5. Lee Says:

    Much as a “hot dog” has nothing to do with a dog (I hope!), perhaps it is okay that the common use of “democratic socialism” has almost nothing to do with the original use of “socialism.”

  6. rationaloptimist Says:

    Speaking of dogs, Lincoln used to ask, if you call a dog’s tail a leg, how many legs does it have? Answer: four. Calling the tail a leg doesn’t make it a leg.

  7. Lee Says:

    When the “organic food” movement began I objected strongly to the nomenclature. After all “organic” is a chemistry word meaning a compound containing carbon. With very rare exceptions (e.g., salt), all foods are organic, whether “organic foods” or not. Alas, I have joined Humpty Dumpty and now use “organic” as others do.

  8. rationaloptimist Says:

    Language changes, and “organic” in a food context now has a meaning different from its chemistry context. But I think “socialism” in a political-economic context still means what I explained it means, despite the obfuscations and soft-soaping of some advocates who actually don’t seem, themselves, to know what they really mean by it.

  9. Use Reason Please (@UseReasonPlease) Says:

    There was a good NYT article about this. ( http://www.nytimes.com/2015/10/20/upshot/bernie-sanders-democratic-socialist-capitalist.html?_r=0 ) I think the main reason why socialism is becoming so misunderstood is because far rightists like the Tea Party use it as a smear word against anyone to the left of them even enter rightist. This leads many esp. the youth to conflate, social democracy like Scadinavia as socialism rather than its traditional academic definition.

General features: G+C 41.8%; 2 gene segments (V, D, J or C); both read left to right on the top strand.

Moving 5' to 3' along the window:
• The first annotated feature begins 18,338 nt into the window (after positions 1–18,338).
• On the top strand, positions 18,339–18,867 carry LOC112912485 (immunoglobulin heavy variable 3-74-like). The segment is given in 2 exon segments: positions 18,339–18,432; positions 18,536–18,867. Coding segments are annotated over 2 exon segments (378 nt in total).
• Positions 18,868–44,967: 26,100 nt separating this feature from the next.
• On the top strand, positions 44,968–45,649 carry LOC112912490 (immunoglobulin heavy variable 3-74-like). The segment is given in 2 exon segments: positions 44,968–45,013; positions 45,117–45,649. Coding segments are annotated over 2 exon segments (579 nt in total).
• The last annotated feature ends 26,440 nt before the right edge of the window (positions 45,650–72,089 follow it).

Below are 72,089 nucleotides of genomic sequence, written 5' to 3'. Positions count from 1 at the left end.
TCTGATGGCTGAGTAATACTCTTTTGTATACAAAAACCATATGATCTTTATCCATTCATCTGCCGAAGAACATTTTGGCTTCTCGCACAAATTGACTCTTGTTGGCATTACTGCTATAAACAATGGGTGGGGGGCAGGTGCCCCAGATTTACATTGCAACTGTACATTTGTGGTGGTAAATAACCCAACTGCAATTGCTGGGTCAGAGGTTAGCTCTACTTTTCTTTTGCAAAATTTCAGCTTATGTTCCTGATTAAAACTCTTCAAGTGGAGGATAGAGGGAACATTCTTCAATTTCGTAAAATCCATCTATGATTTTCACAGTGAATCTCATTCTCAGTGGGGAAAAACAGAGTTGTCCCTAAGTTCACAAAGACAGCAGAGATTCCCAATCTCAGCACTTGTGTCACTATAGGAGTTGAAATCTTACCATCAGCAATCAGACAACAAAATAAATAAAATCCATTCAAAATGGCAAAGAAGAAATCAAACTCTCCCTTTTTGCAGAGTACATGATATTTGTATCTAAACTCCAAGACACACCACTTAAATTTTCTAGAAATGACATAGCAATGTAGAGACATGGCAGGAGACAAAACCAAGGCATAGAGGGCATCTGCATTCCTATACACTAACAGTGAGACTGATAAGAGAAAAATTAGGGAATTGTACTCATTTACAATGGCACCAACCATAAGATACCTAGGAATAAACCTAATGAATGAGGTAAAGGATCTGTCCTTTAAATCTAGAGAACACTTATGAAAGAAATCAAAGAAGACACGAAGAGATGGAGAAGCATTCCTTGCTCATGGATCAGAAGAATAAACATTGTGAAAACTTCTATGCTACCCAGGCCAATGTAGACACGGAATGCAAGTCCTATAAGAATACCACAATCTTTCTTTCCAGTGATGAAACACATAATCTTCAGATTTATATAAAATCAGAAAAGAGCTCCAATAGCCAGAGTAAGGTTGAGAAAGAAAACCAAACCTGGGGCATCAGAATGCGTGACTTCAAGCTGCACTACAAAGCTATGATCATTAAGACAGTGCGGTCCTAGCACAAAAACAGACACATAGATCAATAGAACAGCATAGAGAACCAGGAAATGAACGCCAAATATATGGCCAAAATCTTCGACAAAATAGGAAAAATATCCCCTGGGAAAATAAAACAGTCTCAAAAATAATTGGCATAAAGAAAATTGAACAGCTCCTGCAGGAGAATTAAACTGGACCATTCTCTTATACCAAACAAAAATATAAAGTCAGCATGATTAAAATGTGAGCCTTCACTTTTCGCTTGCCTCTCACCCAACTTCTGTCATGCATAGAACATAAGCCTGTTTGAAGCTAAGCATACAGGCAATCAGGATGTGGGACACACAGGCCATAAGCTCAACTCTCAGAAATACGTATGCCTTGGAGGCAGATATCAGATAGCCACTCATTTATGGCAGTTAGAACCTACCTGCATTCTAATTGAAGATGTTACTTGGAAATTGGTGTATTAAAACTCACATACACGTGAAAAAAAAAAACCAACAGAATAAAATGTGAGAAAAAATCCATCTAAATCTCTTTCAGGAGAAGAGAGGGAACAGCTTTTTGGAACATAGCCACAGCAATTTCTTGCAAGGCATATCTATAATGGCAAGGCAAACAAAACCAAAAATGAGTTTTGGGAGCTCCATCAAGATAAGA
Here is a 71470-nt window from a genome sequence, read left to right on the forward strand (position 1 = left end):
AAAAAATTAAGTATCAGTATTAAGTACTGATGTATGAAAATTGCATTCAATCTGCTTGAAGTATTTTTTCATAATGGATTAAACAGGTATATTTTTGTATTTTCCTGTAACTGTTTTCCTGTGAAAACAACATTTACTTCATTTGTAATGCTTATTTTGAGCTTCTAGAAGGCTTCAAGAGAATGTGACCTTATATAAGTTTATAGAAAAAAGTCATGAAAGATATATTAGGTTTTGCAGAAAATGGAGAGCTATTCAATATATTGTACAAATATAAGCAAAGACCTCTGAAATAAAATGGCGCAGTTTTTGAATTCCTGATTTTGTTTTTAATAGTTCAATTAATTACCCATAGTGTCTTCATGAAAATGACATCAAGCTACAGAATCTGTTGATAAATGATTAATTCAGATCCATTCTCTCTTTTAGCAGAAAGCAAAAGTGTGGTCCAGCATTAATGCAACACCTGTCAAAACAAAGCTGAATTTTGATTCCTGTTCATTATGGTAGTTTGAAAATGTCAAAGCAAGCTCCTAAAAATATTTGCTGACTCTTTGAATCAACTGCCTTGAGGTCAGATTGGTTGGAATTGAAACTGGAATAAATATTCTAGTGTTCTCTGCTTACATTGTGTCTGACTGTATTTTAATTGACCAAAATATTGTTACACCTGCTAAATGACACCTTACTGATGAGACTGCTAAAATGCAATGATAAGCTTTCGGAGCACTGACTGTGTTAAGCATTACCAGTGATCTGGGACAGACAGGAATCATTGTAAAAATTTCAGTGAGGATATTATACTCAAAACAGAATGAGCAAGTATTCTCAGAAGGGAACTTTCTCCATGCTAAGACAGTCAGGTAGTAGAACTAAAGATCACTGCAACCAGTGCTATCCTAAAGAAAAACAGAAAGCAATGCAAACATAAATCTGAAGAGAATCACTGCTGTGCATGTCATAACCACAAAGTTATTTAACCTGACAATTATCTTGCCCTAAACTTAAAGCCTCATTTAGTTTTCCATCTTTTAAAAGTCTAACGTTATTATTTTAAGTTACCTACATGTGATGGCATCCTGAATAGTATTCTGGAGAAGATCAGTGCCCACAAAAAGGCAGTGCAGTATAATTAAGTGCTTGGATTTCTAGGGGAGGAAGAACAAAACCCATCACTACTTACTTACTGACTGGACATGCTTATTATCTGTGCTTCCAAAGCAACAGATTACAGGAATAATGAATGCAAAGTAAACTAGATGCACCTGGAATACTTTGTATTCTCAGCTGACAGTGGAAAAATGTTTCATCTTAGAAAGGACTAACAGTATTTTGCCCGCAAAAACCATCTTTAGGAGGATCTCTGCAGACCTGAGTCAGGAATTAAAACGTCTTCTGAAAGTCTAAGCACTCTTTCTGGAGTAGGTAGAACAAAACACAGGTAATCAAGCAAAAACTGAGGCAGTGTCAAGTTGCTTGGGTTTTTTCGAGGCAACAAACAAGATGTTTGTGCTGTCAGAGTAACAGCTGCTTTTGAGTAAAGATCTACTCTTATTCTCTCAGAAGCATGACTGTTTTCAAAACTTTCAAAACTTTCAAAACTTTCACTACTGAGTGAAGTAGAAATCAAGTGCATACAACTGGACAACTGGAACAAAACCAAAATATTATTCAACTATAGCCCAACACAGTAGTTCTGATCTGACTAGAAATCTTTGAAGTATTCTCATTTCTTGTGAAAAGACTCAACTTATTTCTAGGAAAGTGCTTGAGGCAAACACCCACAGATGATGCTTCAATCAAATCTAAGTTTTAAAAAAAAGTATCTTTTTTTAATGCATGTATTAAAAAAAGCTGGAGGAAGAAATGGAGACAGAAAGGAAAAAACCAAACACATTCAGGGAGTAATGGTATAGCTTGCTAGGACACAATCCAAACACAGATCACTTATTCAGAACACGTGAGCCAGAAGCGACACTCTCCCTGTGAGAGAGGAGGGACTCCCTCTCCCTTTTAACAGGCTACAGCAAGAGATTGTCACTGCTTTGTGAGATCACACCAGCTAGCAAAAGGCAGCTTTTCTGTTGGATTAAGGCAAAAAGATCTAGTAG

10. Use Reason Please (@UseReasonPlease) Says:

    Center rightist not “enter rightists”

  11. rationaloptimist Says:

    The NYT article is in fact very good, thanks. As that article elucidates, the main reason for misunderstanding is not that the right uses “socialism” as a smear word but that the left tries to fudge the issue by trying to make it refer to basic government functions, so that everyone is a socialist, in which case the term is meaningless.

  12. Lee Says:

    I guess Sanders could call himself a liberal … except that I think I remember you saying that “liberal” also used to mean something fairly different.

  13. Lee Says:

    Yes, I think you hit the nail on the head. The debate is about whether, e.g., single-payer healthcare should be a basic government function.

  14. rationaloptimist Says:

    “Liberal” still has a very different meaning everywhere outside of USA — the classical John Stuart Mill type philosophy of limited government and free market economics. I consider myself that kind of liberal.